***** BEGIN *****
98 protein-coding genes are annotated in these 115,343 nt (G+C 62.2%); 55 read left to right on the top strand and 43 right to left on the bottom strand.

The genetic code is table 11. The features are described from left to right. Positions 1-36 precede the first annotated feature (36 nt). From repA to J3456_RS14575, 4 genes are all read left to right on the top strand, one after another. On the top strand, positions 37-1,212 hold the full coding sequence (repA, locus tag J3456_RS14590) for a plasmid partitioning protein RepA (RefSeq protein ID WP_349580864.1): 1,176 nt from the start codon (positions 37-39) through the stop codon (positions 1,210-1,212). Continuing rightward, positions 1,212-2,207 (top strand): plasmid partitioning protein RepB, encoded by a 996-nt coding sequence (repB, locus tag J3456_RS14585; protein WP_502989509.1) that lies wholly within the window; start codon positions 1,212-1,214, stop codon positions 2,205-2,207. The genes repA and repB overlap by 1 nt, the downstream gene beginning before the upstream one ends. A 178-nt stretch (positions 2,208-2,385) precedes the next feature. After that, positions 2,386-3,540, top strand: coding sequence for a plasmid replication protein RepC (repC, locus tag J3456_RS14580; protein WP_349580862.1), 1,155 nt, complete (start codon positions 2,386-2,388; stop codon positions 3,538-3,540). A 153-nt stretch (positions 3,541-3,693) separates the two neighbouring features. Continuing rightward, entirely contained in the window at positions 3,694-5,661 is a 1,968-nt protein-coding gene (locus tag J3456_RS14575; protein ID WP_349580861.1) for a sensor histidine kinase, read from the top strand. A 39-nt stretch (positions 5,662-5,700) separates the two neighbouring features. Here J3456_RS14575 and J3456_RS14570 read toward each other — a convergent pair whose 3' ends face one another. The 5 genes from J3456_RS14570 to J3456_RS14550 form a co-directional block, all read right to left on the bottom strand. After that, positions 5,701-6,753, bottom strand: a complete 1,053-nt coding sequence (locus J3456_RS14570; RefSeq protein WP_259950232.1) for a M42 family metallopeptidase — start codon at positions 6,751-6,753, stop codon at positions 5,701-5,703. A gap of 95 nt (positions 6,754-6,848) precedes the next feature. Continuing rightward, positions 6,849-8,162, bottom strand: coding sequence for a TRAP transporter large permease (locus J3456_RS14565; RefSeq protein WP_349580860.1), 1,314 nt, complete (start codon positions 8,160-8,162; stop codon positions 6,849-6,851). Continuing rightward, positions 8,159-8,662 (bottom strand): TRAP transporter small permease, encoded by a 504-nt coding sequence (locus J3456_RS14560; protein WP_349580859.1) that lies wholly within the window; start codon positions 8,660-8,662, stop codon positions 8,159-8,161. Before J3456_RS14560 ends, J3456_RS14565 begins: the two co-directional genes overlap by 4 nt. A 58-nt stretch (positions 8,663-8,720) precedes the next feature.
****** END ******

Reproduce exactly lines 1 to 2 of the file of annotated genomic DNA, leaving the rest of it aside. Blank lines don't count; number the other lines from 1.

98 protein-coding genes are annotated in these 115,343 nt (G+C 62.2%); 55 read left to right on the top strand and 43 right to left on the bottom strand.

The genetic code is table 11. The features are described from left to right. Positions 1-36 precede the first annotated feature (36 nt). From repA to J3456_RS14575, 4 genes are all read left to right on the top strand, one after another. On the top strand, positions 37-1,212 hold the full coding sequence (repA, locus tag J3456_RS14590) for a plasmid partitioning protein RepA (RefSeq protein ID WP_349580864.1): 1,176 nt from the start codon (positions 37-39) through the stop codon (positions 1,210-1,212). Continuing rightward, positions 1,212-2,207 (top strand): plasmid partitioning protein RepB, encoded by a 996-nt coding sequence (repB, locus tag J3456_RS14585; protein WP_502989509.1) that lies wholly within the window; start codon positions 1,212-1,214, stop codon positions 2,205-2,207. The genes repA and repB overlap by 1 nt, the downstream gene beginning before the upstream one ends. A 178-nt stretch (positions 2,208-2,385) precedes the next feature. After that, positions 2,386-3,540, top strand: coding sequence for a plasmid replication protein RepC (repC, locus tag J3456_RS14580; protein WP_349580862.1), 1,155 nt, complete (start codon positions 2,386-2,388; stop codon positions 3,538-3,540). A 153-nt stretch (positions 3,541-3,693) separates the two neighbouring features. Continuing rightward, entirely contained in the window at positions 3,694-5,661 is a 1,968-nt protein-coding gene (locus tag J3456_RS14575; protein ID WP_349580861.1) for a sensor histidine kinase, read from the top strand. A 39-nt stretch (positions 5,662-5,700) separates the two neighbouring features. Here J3456_RS14575 and J3456_RS14570 read toward each other — a convergent pair whose 3' ends face one another. The 5 genes from J3456_RS14570 to J3456_RS14550 form a co-directional block, all read right to left on the bottom strand. After that, positions 5,701-6,753, bottom strand: a complete 1,053-nt coding sequence (locus J3456_RS14570; RefSeq protein WP_259950232.1) for a M42 family metallopeptidase — start codon at positions 6,751-6,753, stop codon at positions 5,701-5,703. A gap of 95 nt (positions 6,754-6,848) precedes the next feature. Continuing rightward, positions 6,849-8,162, bottom strand: coding sequence for a TRAP transporter large permease (locus J3456_RS14565; RefSeq protein WP_349580860.1), 1,314 nt, complete (start codon positions 8,160-8,162; stop codon positions 6,849-6,851). Continuing rightward, positions 8,159-8,662 (bottom strand): TRAP transporter small permease, encoded by a 504-nt coding sequence (locus J3456_RS14560; protein WP_349580859.1) that lies wholly within the window; start codon positions 8,660-8,662, stop codon positions 8,159-8,161. Before J3456_RS14560 ends, J3456_RS14565 begins: the two co-directional genes overlap by 4 nt. A 58-nt stretch (positions 8,663-8,720) precedes the next feature.